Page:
Thanks to Elizabeth Spann Craig/Riley Adams, who ran a contest on her excellent writing blog which I won! Which allowed me to buy this book and also Steven Saylor's Last Seen in Massilia, which I'll read and review after my summer holiday. (I'm also thoroughly enjoying her mystery Delicious and Suspicious and plan to attempt dry rub from the recipies at the back at some point, which will probably go horribly wrong!).
I wasn't expecting to post on The Graveyard Book, which I was desperate to read, but was delighted to discover a Roman lurking around the graveyard Bod lives in, making the book prime blogging material! Caius Pompeius doesn't play a large role in the book, but he does provide some colour at the beginning, emphasising the variety of people in the graveyard - it's not all Grey Ladies and monks (though they are there too).
The main purpose of Caius Pompeius' presence is to emphasise how old the graveyard is. Humans, once we have set aside a certain space as sacred, or as intended for the burial of the dead, or in the case of Christian burial both, tend to like to keep it that way. New religions take over old temples and convert them for their own purposes. In the case of burial, Roman pagans were horrified by the Christian idea that dead bodies should be buried within the town, as they preferred to keep the di manes, the shades of the dead, at a distance (whereas Christians kept the dead close in the hope of bodily resurrection). However, the idea that Caius Pompeius might ask to be buried beside an older burial mound makes perfect sense, as presumably the town boundaries were different in the Roman period and he specifcially says that he wanted to be buried near the even older burial mound already present. Romans used both burial and cremation, with fashions changing at different periods (mostly burial in the first century BC, for example, and mostly cremation in the first century AD) until the wide adoption of Christianity put an end to cremation (because one can't be resurrected in body and soul on the last day if one's body has been burned, according to Christian theology of the period).
Caius Pompeius is the oldest member of the graveyard's community, because the mound he was buried near contains something else entirely (I'm not sure if the Sleer is a fantastic invention of Gaiman's, or related to a mythology I'm not familiar with. Either way, there's not much indication of a ghostly person in that grave, though there must have been someone once). Unlike his companions from the Early Modern period, he speaks modern English, presumably because whereas they continue to speak in the way they did when alive, he has had to learn a new language post-mortem and has kept up with changing idioms (makes sense to me!). We don't get to know much about him as a character, but he's friendly and as an ex-soldier, he has a tendency to take charge. And his pro-consul was called Marcus because, as Chelmsford 123 pointed out, all Romans are called Marcus. (Or Gaius/Caius).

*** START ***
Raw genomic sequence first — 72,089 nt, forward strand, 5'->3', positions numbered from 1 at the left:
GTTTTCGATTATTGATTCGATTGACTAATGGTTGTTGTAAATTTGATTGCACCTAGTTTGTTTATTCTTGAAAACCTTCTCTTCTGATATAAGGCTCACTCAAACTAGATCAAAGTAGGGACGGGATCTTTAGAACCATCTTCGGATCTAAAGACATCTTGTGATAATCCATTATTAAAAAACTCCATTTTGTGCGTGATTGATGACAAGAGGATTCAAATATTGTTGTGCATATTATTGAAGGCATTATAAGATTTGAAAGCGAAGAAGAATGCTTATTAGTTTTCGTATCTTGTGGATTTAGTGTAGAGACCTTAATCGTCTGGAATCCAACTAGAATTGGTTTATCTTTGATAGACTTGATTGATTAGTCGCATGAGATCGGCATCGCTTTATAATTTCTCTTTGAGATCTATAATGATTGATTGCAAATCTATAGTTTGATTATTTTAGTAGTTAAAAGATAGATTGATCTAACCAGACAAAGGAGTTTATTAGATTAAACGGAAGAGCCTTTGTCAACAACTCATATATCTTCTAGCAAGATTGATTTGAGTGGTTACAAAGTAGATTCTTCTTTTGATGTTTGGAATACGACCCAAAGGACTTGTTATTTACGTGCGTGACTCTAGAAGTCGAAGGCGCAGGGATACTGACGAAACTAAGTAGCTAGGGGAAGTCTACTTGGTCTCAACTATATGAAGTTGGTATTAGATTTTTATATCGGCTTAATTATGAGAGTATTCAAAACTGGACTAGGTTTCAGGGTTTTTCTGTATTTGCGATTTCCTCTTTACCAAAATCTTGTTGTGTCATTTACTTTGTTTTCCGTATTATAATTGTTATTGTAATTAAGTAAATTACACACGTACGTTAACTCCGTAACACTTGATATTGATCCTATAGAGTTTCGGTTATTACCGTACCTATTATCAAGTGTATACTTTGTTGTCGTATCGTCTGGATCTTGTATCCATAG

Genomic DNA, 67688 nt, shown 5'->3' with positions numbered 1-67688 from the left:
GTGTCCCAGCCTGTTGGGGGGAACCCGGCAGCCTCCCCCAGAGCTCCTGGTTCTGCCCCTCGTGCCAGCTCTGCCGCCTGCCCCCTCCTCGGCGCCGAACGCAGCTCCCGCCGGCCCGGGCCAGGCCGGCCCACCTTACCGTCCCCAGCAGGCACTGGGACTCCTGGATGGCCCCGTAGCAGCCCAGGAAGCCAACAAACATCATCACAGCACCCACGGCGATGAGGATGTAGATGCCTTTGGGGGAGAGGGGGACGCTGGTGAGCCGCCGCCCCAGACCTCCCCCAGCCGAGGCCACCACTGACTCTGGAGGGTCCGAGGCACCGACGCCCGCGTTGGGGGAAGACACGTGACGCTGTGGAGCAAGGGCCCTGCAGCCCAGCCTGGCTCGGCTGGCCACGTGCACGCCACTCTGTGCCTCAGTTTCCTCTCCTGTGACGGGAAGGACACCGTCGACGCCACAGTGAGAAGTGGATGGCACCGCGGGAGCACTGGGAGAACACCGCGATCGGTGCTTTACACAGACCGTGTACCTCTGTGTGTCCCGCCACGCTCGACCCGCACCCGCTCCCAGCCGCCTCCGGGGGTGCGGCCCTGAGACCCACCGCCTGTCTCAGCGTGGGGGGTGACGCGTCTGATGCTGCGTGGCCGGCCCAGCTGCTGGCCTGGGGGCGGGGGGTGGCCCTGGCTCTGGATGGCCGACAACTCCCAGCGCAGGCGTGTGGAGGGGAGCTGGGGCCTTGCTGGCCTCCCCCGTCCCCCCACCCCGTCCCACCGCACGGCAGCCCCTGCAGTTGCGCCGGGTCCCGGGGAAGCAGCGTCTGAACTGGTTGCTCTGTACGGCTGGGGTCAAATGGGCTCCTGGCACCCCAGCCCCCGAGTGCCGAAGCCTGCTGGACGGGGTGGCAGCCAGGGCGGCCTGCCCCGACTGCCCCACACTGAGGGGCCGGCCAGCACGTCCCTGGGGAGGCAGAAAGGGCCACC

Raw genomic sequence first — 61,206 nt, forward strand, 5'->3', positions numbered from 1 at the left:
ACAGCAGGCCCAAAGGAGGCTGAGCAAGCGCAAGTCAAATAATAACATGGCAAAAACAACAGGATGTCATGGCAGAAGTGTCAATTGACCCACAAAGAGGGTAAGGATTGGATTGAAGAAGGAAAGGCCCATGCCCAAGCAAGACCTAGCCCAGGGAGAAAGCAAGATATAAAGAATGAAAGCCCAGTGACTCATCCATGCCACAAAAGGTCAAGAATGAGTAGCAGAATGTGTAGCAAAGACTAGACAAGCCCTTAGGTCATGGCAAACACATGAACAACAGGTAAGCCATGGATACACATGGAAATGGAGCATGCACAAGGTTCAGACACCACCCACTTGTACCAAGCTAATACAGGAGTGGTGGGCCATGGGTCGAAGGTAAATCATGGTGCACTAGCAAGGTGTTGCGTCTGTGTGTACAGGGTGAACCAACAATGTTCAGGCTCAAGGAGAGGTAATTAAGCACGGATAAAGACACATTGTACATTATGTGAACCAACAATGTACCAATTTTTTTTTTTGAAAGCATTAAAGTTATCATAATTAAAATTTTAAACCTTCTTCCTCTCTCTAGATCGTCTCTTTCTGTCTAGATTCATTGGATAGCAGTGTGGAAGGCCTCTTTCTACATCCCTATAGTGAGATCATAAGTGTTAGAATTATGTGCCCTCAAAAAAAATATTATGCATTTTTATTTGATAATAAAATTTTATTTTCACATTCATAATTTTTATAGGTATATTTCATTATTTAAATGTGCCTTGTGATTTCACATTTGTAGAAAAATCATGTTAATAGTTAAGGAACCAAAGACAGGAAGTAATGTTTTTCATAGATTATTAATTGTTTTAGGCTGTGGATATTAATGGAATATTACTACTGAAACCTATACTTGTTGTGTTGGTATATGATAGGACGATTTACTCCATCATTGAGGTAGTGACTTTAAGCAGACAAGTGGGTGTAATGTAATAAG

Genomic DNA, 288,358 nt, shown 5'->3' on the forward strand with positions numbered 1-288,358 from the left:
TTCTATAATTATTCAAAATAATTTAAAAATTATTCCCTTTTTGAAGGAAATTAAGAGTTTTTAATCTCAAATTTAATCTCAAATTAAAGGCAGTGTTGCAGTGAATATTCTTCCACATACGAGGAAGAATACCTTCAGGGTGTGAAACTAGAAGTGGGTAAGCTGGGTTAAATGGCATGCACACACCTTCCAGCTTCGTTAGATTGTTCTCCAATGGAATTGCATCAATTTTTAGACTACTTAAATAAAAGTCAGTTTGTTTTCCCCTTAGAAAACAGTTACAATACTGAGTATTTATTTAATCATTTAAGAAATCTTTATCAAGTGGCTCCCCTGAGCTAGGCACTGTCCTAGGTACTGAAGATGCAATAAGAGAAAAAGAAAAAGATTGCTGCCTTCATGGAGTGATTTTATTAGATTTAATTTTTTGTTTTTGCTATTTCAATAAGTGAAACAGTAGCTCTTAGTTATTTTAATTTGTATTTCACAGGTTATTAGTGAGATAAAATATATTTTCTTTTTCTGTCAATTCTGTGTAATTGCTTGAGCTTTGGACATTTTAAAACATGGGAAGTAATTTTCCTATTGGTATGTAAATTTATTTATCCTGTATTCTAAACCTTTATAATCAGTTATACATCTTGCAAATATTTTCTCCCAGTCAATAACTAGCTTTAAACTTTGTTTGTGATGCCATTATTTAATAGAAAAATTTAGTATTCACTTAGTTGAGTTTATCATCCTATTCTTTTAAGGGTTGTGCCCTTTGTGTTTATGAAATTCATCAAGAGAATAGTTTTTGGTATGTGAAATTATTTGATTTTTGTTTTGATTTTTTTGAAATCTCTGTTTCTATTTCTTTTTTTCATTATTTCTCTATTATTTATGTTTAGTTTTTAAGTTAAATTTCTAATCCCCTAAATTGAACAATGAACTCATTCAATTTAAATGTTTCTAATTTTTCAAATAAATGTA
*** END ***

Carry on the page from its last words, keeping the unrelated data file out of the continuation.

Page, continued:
There are a couple of other Classical references in the book (and there's a lot of Latin on the gravestones, of course). My favourite, which actually made me laugh out loud, was Nehemiah Trot the poet's advice to Bod on how to talk to girls. He starts off all right, suggesting that Bod call the girl his 'Terpsichore' (Muse of choral song and dance), which is appropriate enough, but his next suggestion is 'Echo', who is not exactly a role model for successful romance, and his third suggestion is... Clytemnestra. Poor Scarlett nearly does end up being Bod's Clytemnestra, but not on purpose. Trot's suggestions for how Bod should refer to himself include Leander, who was killed trying to reach his lover, Hero, who was Leander's girlfriend (as in Shakespeare's Much Ado About Nothing, it's a girl's name) and who killed herself, and Alexander, which is another name for Paris, the man whose romantic relationship/seduction/rape of another man's wife (depending on version) started the Trojan War. Bod thinks to himself 'if you couldn't trust a poet to give sensible advice, who could you trust?' which just goes to show that the poor boy is in desperate need of a more up-to-date education.
Then, of course, there's Miss Lupescu. I will have to stop making excuses about how I didn't work out Remus Lupin's secret from Harry Potter because I hadn't done Latin yet at the time, because this one passed me by as well. I just don't concentrate when I read for pleasure. I rather liked the idea of werewolves as 'Hounds of God' though.
I loved the book - I've been desperate to read it for ages and I wasn't disappointed. It's beautifully illustrated with wonderful slightly creepy, slightly old-fashioned, but not too creepy illustrations by Chris Riddell. I wasn't too sure whether or not I liked the decision to put the illustrations, together with a caption, at the beginning of each chapter - on the upside, this gives the reader a taste of what is to come (I especially liked the drawing of Liza Hempstock, right) but on the downside, it takes away some of the surprise and excitement of seeing what comes next. The story was more bittersweet than I was expecting, though given the subject matter that was pretty appropriate. I wasn't so keen on the ghouls and the ghoul gate sequence, as it seemed a bit too fantastical compared to the rest of the book, but it worked in context, and was necessary for the plot. I loved the sequences featuring Liza the witch and the Danse Macabre, and I loved Silas. This was the sort of book that made me start imagining what happened to the characters afterwards, which is the sort of thing I love to do, and which I think is especially good in a children's book, as it might spark their imaginations!